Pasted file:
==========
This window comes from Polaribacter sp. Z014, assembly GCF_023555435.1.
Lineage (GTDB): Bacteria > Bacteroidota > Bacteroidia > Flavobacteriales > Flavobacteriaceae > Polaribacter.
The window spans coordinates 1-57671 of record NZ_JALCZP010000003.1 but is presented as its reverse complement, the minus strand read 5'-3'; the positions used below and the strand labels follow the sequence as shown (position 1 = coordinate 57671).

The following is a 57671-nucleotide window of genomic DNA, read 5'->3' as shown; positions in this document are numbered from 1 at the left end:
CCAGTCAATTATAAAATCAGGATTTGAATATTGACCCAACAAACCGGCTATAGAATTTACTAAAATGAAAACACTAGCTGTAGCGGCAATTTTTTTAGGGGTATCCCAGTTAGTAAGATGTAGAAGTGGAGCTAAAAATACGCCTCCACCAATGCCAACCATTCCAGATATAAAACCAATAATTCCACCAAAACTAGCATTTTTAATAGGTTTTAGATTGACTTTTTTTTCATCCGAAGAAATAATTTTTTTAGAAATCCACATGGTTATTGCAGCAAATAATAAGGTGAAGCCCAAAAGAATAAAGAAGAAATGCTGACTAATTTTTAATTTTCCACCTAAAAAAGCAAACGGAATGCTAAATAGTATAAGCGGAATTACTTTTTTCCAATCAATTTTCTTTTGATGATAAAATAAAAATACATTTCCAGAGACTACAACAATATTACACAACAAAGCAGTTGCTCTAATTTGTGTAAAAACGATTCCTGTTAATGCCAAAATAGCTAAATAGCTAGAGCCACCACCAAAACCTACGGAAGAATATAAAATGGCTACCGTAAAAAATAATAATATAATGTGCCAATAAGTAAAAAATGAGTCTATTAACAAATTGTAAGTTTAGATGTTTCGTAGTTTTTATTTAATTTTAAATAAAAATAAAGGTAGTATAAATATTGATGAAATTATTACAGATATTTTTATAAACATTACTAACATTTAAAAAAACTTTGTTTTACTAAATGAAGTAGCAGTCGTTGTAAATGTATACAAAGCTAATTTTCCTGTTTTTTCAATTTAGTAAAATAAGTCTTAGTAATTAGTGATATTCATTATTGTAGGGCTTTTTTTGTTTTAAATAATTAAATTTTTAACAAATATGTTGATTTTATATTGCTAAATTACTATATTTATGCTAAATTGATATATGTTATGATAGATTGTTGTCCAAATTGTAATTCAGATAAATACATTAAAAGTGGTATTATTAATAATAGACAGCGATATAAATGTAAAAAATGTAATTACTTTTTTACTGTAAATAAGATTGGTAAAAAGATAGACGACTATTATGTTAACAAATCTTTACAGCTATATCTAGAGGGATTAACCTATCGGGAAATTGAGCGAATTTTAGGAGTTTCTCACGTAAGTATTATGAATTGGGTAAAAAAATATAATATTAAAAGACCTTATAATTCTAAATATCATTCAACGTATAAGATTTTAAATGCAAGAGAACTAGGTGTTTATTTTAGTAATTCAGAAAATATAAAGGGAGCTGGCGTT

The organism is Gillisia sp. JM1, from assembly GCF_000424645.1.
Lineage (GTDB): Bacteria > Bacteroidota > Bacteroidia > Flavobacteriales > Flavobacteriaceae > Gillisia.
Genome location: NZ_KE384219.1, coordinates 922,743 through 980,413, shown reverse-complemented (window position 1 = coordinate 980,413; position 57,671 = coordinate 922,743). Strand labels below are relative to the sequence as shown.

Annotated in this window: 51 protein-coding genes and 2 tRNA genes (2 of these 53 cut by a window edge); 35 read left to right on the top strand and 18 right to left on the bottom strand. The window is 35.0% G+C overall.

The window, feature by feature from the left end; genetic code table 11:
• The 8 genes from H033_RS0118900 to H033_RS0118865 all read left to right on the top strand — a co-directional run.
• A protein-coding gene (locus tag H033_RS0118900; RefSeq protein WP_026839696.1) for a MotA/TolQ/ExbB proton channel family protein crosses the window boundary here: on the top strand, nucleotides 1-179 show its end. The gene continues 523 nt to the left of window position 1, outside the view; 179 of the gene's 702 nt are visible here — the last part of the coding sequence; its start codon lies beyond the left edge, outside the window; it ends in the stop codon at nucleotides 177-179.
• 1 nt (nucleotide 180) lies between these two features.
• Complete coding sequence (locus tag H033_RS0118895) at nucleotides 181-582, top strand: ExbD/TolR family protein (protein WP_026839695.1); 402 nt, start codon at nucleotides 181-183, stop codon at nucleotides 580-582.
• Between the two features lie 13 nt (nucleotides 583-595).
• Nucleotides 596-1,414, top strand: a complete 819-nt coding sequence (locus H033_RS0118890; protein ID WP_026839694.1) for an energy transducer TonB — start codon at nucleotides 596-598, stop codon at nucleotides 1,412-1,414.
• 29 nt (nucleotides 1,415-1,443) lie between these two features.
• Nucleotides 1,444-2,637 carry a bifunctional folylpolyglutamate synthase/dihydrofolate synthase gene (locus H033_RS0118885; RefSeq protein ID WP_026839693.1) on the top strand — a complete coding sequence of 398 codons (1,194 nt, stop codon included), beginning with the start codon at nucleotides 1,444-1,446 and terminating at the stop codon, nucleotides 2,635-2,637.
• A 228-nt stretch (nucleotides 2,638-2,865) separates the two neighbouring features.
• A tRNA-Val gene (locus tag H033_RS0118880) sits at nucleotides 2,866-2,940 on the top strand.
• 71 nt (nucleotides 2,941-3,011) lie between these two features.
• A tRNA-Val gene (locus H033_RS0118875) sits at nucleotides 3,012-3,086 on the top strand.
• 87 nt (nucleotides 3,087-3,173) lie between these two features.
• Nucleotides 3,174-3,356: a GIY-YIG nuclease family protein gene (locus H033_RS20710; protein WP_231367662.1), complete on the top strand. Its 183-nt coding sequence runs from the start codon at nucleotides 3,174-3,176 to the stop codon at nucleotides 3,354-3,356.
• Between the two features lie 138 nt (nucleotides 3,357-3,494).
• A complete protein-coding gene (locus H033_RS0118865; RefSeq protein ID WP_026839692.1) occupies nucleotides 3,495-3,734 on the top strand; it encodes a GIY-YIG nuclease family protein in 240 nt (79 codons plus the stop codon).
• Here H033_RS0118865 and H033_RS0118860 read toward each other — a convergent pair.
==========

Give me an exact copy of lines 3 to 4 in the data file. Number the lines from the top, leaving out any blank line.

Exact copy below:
The window spans coordinates 1-57671 of record NZ_JALCZP010000003.1 but is presented as its reverse complement, the minus strand read 5'-3'; the positions used below and the strand labels follow the sequence as shown (position 1 = coordinate 57671).

The following is a 57671-nucleotide window of genomic DNA, read 5'->3' as shown; positions in this document are numbered from 1 at the left end: